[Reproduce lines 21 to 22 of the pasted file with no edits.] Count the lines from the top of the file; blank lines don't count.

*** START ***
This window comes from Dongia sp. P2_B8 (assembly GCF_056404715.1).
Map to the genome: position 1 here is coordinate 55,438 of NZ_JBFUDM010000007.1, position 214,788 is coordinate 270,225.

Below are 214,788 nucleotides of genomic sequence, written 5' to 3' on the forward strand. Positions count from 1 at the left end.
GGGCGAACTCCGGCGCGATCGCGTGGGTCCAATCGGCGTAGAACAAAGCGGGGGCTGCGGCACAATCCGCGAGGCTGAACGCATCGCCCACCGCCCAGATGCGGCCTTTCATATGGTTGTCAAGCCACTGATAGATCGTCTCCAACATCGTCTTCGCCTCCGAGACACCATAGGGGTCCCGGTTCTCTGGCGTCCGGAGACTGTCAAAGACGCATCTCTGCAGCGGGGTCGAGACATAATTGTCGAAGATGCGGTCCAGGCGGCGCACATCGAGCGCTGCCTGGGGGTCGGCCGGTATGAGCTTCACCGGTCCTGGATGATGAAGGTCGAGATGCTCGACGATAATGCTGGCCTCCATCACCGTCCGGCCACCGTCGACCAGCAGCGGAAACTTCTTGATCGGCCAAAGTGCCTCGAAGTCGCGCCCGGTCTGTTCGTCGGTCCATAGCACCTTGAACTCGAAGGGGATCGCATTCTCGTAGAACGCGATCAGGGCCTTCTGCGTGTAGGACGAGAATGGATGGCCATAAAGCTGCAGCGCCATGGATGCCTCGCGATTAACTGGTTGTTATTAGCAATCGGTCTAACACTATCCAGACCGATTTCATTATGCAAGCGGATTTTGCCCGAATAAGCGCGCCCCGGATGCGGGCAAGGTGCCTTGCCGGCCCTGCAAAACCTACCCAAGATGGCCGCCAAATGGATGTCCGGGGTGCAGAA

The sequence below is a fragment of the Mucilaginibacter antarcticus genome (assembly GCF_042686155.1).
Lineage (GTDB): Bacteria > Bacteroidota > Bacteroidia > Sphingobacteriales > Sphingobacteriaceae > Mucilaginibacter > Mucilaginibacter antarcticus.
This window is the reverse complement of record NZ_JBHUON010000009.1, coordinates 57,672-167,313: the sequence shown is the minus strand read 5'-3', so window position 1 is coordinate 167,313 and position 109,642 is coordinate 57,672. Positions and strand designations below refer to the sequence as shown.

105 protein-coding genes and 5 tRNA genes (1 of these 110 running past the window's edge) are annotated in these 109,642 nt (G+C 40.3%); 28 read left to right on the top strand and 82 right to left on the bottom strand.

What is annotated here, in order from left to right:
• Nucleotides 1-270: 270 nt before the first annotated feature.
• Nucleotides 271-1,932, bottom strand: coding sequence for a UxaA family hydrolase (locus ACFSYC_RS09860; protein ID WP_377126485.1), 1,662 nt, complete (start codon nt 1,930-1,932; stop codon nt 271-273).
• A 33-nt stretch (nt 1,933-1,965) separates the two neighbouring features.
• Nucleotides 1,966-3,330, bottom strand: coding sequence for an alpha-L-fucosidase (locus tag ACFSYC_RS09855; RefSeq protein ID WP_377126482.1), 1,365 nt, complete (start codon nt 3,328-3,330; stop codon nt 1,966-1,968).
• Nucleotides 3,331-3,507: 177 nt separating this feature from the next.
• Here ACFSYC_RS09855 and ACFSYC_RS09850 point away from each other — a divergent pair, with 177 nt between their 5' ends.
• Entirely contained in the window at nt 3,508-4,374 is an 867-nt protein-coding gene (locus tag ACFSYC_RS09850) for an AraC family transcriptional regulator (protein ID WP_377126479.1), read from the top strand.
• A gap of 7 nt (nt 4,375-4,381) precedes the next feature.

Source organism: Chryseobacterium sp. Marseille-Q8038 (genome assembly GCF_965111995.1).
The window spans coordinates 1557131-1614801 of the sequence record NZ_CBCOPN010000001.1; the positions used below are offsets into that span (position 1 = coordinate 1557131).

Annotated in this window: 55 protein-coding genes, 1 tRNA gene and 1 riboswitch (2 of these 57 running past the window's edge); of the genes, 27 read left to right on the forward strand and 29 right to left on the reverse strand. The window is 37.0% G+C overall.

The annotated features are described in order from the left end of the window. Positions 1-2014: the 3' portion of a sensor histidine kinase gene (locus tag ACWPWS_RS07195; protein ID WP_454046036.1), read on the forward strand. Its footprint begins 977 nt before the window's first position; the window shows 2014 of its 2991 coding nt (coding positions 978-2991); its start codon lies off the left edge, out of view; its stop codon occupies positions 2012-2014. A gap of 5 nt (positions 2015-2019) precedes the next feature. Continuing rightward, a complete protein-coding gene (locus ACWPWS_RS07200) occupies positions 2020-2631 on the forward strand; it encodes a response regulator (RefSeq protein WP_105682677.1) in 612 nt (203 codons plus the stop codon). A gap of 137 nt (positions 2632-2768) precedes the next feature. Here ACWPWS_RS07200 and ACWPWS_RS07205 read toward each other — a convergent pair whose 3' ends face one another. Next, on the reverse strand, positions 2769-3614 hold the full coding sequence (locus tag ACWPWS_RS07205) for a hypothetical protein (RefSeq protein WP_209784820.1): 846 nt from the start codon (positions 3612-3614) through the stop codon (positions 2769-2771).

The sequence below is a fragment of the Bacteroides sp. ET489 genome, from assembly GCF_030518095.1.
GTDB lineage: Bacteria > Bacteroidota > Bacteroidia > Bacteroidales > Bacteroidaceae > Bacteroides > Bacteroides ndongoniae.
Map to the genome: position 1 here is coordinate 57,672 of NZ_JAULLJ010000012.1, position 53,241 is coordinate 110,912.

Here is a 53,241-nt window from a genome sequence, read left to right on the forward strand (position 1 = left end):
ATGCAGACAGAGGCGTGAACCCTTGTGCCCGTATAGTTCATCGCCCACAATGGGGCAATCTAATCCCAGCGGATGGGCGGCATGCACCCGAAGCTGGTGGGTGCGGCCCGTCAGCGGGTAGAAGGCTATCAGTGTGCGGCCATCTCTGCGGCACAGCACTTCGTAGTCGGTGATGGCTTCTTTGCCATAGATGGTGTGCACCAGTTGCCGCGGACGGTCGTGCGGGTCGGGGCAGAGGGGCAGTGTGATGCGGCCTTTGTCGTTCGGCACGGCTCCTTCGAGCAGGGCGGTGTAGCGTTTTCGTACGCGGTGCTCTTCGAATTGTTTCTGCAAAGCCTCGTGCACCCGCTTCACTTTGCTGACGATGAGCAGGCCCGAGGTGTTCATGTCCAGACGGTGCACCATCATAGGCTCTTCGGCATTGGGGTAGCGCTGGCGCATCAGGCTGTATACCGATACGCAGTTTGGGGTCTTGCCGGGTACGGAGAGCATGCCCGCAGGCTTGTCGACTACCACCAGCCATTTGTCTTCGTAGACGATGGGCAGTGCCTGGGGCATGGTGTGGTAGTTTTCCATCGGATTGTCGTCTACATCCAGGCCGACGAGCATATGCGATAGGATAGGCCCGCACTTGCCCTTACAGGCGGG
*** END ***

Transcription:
The annotated features are described in order from the left end of the window. Positions 1-2014: the 3' portion of a sensor histidine kinase gene (locus tag ACWPWS_RS07195; protein ID WP_454046036.1), read on the forward strand. Its footprint begins 977 nt before the window's first position; the window shows 2014 of its 2991 coding nt (coding positions 978-2991); its start codon lies off the left edge, out of view; its stop codon occupies positions 2012-2014. A gap of 5 nt (positions 2015-2019) precedes the next feature. Continuing rightward, a complete protein-coding gene (locus ACWPWS_RS07200) occupies positions 2020-2631 on the forward strand; it encodes a response regulator (RefSeq protein WP_105682677.1) in 612 nt (203 codons plus the stop codon). A gap of 137 nt (positions 2632-2768) precedes the next feature. Here ACWPWS_RS07200 and ACWPWS_RS07205 read toward each other — a convergent pair whose 3' ends face one another. Next, on the reverse strand, positions 2769-3614 hold the full coding sequence (locus tag ACWPWS_RS07205) for a hypothetical protein (RefSeq protein WP_209784820.1): 846 nt from the start codon (positions 3612-3614) through the stop codon (positions 2769-2771).

The sequence below is a fragment of the Bacteroides sp. ET489 genome, from assembly GCF_030518095.1.